The rich colours of this large painting were designed to make maximum impact. Commissioned by a confraternity dedicated to Saint Thomas, it shows the moment that the doubting saint was convinced of Christ’s resurrection. We see him place his fingers in Christ’s wound, checking that Christ had indeed risen from the dead.
The confraternity’s accounts and minutes tell us a great deal about how the painting was made. The governing committee voted to commission an altarpiece for their altar in the church of San Francesco at Portogruaro, on the Venetian mainland, on 28 May 1497. Payments to Cima da Conegliano are recorded from 1502, though he may well have begun work on it before this.
In 1504 the altarpiece was reported as nearly ready but deliberately left unfinished by the artist as he had not been paid. It was completed and installed later that year, although Cima was still owed more than half his fee. He eventually resorted to legal action and wasn't paid in full until 1509.
The rich colours of this large altarpiece were designed to make maximum impact. It was commissioned by the Scuola di San Tommaso dei Battuti, a confraternity which ran four hospitals in Portogruaro, north of Venice, and was dedicated to Saint Thomas. It shows the moment that the doubting saint was convinced of the truth of the Resurrection.
According to the New Testament, after his crucifixion Christ appeared to his disciples and showed them his wounds. Thomas was absent and doubted what had happened: ‘Except I shall see in his hands the print of the nails, and put my finger into the print of the nails, and thrust my hand into his side, I will not believe.’ Christ appeared again eight days later and invited Thomas touch him (John 20: 19–27). In this painting we see Saint Thomas place his fingers in the wound in Christ’s side, surrounded by the astonished apostles: the young and fair-haired John the Evangelist in blue, immediately on Christ’s right, and the balding Saint Peter, with short curly beard and hair, on his left.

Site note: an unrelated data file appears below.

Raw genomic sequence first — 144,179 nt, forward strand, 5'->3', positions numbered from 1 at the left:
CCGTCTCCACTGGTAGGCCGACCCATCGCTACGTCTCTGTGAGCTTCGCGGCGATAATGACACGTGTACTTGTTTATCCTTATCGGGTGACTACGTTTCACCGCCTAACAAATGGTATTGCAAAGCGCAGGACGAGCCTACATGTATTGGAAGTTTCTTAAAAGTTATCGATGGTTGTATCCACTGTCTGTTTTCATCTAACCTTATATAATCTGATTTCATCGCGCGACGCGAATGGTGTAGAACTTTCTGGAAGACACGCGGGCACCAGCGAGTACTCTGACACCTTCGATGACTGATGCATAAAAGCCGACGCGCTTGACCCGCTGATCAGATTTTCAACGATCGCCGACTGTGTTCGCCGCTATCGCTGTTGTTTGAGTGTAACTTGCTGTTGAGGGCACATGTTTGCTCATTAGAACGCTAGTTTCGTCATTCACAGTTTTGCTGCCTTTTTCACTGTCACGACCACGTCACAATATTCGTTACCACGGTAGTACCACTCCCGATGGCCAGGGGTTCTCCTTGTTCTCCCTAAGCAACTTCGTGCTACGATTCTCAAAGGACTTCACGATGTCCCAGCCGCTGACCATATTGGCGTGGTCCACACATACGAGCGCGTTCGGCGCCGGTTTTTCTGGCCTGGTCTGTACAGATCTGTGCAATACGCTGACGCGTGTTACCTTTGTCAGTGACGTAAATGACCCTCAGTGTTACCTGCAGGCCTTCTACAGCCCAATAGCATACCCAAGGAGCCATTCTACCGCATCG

The painting is signed and dated in the small cartellino on the right: Joanes Baptiste Coneglane[n]sis / opus 1504 (‘the work of John Baptist of Conegliano 1504’). The date is a later addition. The larger cartellino in the centre, below Christ’s feet, gives the names of the officers of the scuola.
Unusually, we know a great deal about how this painting was made from the confraternity’s accounts and minutes. The governing committee voted to commission an altarpiece for their church of San Francesco at Portogruaro on 28 May 1497, stipulating that it was to be a painted altarpiece, not a sculpted one, and done as cheaply as possible. Presumably Cima da Conegliano was approached soon afterwards. Payments seem to have commenced in 1502, though he may well have begun work on it before this.
In 1504 the altarpiece was reported as nearly ready but deliberately left unfinished by the artist as he had not been paid. It was completed, shipped to Portogruaro and installed later that year – the accounts include payments for a case for transporting it, for the porters who carried it to the site and a tip for Cima’s assistants. The artist was still owed more than half his fee when the altar was delivered; he eventually had to resort to legal action and wasn't paid in full until 1509. A 1584 visitation recorded that the painting was over the first altar on the right as you went into the church, which is possibly why the light falls from the right instead of the left: if it was at the west rather than the east end, the light would have fallen on it from the west window.
The jewel-like colours and the way the draperies are modelled owe much to the work of Giovanni Bellini, the great Venetian interpreter of light and colour. Cima was a master of the technique of building up light and shade by the application of layers of glazes. In the first stage, the draperies would have been painted as broad, flat areas of colour. The differences in tone that we see as folds and creases were achieved by variations in the thickness of the glaze. Venice at this time was a centre of the pigment trade and Cima has here used an exceptionally wide palette of pigments in different combinations.
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